Our maternal mortality rates are also appalling, and grossly underreported. The actual problem is even worse than the official stats.
Poor prenatal care may be part of the problem. However, the excessive use of technology is also part of the problem. Interventions like cesearan surgery, internal fetal monitors, inductions, etc are vital to the survival of mother and child in a few cases.....but also drive up both maternal and infant mortality when used inappropriately.
OB/GYNs are surgeons who specialize in injuries and diseases of the female reproductive system. They do amazing work within their area of expertise, but they are not experts in birth. Midwives are people who specialize in normal prenancy and birth, including the overall health of both mother and baby. For normal births (which is most of them) midwives do a better job and have lower infant/maternal mortality rates than OB/GYNs.
In addition, post-natal care is almost nonexistent, unless you're working with a homebirth midwife. Homebirth midwives do all the follow-up care for mother and child for six weeks. I was shocked (and horrified) to discover that the norm in "regular" care is that the OB/GYN never sees the baby again after birth. I know of at least one case in which a baby died because the message didn't pass along among the various health care personnel that the baby hadn't pooped yet. The baby died a week later of obstructed gut...which would have been treatable had anyone noticed in time. All the various health care people and the parents had gotten the erroneous message that someone, somewhere had seen the baby pass meconium. Playing telephone is a bad way to practice health care.
Too many mothers give birth and face the first few months of motherhood alone. I'm sorry, but being abandoned in a hospital room attended only by a beeping machine is simply not acceptable. Leaving a new mother alone in a house 24 hours after giving birth is also not acceptable. Every mother needs a real breathing person available to stand by her, hold her hand, advocate for her, get her a glass of water, and call for medical help if it is required. A young woman in a New York apartment died because her only support person was her mother, who was in Puerto Rico. By the time concerned neighbors convinced the police to break down her door, it was too late. The mother had bled to death. The baby had died of starvation.
What can we do about it?
1. Support midwives.
2. Ensure that every pregnant woman you know has support during labor, delivery, and the first few months of infancy. Many of the infant and maternal deaths could have been prevented by laypeople simply supporting mothers and babies. Be there. You could save a life.
I am not anti OB/GYN. Within their area of expertise, they are awesome. But their area of expertise is illness and injury, not birth. Having OB/GYNs attending normal births is like going to an oncologist for scrapes, bruises, and the common cold. Go to a general practitioner for normal medical care. Go to an oncologist if you have cancer.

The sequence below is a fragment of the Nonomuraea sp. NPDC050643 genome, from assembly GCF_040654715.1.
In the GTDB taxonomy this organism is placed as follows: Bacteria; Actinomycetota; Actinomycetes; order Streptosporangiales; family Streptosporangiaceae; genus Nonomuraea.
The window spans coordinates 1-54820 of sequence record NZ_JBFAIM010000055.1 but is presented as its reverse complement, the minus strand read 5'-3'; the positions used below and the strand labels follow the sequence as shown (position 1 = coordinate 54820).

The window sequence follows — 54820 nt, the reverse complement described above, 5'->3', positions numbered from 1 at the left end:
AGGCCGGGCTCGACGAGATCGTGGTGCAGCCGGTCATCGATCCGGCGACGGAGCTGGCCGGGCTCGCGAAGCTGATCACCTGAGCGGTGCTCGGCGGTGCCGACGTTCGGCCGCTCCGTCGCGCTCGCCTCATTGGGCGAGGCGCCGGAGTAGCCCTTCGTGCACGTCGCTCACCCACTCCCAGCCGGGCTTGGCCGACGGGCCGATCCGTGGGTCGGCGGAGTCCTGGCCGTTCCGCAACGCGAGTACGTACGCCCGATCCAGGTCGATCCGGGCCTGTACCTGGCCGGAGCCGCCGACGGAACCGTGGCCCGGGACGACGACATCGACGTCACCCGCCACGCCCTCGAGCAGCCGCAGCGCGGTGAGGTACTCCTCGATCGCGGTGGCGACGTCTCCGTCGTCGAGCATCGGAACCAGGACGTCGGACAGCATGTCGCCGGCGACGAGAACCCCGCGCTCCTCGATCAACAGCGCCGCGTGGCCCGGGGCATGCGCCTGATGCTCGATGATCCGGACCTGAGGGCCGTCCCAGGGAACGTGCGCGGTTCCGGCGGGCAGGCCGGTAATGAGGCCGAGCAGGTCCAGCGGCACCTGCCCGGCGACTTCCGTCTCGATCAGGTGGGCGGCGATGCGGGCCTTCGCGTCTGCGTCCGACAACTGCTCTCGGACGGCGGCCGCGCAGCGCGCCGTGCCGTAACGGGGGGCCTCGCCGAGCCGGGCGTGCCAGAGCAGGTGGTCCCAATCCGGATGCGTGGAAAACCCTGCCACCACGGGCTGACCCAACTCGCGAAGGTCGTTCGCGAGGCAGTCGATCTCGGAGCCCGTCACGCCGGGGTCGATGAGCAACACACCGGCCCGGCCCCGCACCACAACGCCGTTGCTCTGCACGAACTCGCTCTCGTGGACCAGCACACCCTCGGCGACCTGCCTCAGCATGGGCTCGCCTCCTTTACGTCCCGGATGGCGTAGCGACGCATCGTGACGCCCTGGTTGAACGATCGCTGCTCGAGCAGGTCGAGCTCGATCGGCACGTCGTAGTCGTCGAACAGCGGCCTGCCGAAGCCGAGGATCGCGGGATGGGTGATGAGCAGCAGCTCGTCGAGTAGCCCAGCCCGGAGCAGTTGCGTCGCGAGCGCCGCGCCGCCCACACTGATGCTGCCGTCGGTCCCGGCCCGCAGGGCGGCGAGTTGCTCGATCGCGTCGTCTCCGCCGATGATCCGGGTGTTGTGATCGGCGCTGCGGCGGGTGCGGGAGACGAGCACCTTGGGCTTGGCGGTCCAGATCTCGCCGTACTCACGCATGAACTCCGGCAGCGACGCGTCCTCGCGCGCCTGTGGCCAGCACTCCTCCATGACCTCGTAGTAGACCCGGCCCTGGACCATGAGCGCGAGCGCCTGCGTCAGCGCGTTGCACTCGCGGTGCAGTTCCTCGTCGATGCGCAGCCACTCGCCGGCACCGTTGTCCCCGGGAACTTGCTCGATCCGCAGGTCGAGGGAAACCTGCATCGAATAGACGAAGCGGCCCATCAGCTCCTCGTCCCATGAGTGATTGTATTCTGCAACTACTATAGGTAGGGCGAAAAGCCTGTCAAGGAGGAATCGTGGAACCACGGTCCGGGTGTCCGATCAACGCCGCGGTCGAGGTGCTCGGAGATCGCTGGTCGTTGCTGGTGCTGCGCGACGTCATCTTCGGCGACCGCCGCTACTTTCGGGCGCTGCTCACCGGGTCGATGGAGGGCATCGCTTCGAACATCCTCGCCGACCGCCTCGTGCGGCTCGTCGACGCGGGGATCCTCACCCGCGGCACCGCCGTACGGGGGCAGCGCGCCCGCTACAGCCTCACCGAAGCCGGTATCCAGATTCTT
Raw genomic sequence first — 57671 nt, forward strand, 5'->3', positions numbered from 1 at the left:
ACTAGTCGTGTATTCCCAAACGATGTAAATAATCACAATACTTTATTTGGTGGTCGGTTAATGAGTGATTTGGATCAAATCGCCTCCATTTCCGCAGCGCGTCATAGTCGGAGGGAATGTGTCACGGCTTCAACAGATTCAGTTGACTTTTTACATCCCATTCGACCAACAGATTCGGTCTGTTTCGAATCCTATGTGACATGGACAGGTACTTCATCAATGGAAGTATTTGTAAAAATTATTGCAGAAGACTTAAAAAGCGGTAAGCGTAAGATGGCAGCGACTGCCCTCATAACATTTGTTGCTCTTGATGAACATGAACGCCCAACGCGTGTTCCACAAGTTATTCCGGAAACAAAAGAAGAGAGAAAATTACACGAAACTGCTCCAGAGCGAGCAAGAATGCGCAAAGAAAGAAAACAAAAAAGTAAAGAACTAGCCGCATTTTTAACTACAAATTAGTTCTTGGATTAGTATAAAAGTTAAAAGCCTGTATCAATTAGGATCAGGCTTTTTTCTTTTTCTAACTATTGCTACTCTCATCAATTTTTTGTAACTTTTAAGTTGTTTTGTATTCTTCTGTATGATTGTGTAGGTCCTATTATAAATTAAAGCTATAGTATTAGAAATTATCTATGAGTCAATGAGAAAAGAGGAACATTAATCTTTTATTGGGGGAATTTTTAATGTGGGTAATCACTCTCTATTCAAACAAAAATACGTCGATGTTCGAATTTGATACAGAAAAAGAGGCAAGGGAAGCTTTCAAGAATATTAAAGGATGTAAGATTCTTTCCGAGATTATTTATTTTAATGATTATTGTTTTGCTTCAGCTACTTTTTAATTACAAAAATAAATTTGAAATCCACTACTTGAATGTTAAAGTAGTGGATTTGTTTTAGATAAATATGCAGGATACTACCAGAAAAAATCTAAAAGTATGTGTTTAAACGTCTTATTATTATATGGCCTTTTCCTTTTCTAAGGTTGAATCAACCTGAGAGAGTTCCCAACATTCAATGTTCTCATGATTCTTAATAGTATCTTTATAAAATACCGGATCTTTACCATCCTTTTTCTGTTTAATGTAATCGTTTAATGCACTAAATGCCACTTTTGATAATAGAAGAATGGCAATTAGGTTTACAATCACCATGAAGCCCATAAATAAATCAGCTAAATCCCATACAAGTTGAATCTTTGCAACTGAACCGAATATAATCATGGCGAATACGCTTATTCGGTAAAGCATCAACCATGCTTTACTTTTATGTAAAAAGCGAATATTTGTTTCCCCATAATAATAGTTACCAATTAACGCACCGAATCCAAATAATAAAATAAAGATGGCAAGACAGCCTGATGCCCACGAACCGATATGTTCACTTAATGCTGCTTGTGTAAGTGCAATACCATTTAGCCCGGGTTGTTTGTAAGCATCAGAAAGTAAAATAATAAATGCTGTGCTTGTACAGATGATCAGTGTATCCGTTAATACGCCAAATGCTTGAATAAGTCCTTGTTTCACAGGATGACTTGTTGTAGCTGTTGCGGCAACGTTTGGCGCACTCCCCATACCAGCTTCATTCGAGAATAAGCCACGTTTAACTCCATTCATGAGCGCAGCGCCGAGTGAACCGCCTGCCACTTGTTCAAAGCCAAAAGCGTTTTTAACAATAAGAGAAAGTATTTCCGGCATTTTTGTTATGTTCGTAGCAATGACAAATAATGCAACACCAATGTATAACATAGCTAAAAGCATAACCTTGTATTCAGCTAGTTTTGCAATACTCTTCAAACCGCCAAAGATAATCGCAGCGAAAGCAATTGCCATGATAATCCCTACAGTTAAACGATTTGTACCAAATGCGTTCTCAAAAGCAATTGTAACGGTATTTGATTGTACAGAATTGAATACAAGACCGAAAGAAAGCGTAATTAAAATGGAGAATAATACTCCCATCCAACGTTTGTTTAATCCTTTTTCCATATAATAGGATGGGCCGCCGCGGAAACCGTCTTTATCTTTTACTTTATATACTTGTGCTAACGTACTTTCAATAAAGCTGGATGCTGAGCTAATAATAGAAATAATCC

My first birth was a planned homebirth, followed by a transfer to the hospital and a cesearan birth. My OB/GYN was awesome. She did a great job and I healed with no complications. When I went in to have the incision checked, I asked if she wanted to see the baby, who was in the waiting room with his daddy. She looked at me in a very puzzled way. She had no interest in the baby. None. My midwife did all of my non-surgical follow-up care, as well as caring for my baby for the first six weeks. She also had pictures of "her" babies wallpapering her offfice. Let the experts do their jobs. Midwives are the experts at normal births. OB/GYNs are the experts at complications. If you have a high-risk pregnancy or unexpected complications, for heaven's sake work with an OB/GYN! However, if you have a low-risk pregnancy, a midwife will do the best job of keeping you low-risk....and refer you to an OB/GYN if their expertise is required.
For my second birth, I did "shadow" care, where I had a homebirth midwife and a hospital backup team....who didn't know they were the backup. :) So I got to see a perfect side-by-side comparison. In every area, the midwife was more involved and diligent about my health. To take one example, I was anemic mid-pregnancy. The hospital's plan was to give me supplements, check me again when I was admitted and give me a blood transfusion if I was still anemic. The midwife's plan was to give me supplements, check again, adjust the dosage, check again, and keep modifying prenatal care until I *not* anemic. Hospitals are trained to save mothers with technology. Midwives are trained to do everything possible to make sure the mothers don't have to be saved in the first place....and to refer to OB/GYNs if mothers do need to be "saved". Guess which philosophy results in healthier mothers and babies?